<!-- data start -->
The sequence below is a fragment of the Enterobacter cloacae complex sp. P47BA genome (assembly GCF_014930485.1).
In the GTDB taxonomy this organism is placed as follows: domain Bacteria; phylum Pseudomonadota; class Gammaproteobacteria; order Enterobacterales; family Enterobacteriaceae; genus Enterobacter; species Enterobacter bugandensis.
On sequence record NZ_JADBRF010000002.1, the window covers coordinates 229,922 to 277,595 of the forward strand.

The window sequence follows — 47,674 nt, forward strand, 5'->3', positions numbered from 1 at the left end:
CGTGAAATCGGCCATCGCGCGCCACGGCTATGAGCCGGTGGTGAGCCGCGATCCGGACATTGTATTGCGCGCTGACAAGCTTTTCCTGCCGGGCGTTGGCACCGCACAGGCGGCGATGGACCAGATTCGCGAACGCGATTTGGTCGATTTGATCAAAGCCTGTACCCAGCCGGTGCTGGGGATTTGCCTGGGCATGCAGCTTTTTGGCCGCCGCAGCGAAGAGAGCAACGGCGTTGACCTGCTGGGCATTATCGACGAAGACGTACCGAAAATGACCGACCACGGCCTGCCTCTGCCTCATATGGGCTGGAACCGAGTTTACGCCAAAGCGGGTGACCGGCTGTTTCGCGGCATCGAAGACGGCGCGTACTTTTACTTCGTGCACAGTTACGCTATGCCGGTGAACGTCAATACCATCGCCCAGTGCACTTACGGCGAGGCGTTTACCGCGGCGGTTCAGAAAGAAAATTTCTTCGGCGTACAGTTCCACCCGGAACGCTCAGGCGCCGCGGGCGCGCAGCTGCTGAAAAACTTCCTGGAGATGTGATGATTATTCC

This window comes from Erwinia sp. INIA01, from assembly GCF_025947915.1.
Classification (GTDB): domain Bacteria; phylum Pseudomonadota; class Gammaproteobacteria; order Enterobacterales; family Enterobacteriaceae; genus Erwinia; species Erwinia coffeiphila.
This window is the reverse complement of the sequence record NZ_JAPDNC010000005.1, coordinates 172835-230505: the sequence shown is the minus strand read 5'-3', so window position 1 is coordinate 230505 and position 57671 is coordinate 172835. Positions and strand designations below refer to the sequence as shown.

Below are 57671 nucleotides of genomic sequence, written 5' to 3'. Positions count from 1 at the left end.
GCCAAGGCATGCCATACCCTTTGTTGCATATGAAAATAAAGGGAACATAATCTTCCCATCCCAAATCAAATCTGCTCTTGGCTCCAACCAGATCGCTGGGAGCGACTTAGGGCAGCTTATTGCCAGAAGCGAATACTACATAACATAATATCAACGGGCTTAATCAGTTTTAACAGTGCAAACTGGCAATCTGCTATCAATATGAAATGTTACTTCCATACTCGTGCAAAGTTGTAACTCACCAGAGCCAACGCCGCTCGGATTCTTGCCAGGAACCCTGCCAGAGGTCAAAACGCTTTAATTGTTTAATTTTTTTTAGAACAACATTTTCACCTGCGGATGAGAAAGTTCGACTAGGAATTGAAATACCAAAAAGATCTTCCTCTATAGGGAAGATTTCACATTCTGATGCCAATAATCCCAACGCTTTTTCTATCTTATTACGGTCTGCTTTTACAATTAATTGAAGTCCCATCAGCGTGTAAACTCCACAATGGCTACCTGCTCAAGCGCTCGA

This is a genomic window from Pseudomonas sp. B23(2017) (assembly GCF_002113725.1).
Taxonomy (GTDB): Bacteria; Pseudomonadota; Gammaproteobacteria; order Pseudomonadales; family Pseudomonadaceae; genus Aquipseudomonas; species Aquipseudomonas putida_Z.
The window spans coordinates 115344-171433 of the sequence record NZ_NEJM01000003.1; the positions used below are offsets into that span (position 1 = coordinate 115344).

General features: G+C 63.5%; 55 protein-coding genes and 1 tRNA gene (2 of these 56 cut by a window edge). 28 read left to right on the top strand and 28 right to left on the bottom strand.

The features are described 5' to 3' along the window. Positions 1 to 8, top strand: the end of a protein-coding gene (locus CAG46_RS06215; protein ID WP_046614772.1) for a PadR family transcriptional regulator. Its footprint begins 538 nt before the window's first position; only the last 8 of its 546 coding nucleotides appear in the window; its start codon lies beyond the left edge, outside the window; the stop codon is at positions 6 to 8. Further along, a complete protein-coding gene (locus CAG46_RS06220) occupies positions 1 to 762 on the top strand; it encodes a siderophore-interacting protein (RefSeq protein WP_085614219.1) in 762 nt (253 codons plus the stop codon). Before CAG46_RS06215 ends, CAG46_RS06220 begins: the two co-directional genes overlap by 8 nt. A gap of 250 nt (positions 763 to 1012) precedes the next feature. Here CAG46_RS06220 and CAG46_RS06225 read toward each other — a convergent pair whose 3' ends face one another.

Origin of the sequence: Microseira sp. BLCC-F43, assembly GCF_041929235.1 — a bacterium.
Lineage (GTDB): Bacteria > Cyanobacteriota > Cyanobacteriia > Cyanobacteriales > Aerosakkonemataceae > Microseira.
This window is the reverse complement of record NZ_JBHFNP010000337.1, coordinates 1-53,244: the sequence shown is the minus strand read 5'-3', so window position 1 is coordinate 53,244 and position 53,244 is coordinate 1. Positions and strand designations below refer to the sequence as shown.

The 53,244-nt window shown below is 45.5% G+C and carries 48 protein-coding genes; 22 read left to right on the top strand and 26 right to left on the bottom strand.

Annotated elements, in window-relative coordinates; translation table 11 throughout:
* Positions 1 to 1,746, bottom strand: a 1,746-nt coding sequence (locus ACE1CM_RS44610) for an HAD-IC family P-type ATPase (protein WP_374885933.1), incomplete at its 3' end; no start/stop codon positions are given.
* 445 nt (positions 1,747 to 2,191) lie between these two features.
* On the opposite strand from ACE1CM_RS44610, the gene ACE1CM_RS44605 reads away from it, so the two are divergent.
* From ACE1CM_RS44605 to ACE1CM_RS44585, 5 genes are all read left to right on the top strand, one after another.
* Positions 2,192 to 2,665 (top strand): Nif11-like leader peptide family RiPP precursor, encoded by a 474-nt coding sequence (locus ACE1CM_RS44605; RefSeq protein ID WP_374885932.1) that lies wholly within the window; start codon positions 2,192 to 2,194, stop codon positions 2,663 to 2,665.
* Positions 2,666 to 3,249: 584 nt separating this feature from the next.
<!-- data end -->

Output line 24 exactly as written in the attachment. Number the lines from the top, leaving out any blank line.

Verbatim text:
* From ACE1CM_RS44605 to ACE1CM_RS44585, 5 genes are all read left to right on the top strand, one after another.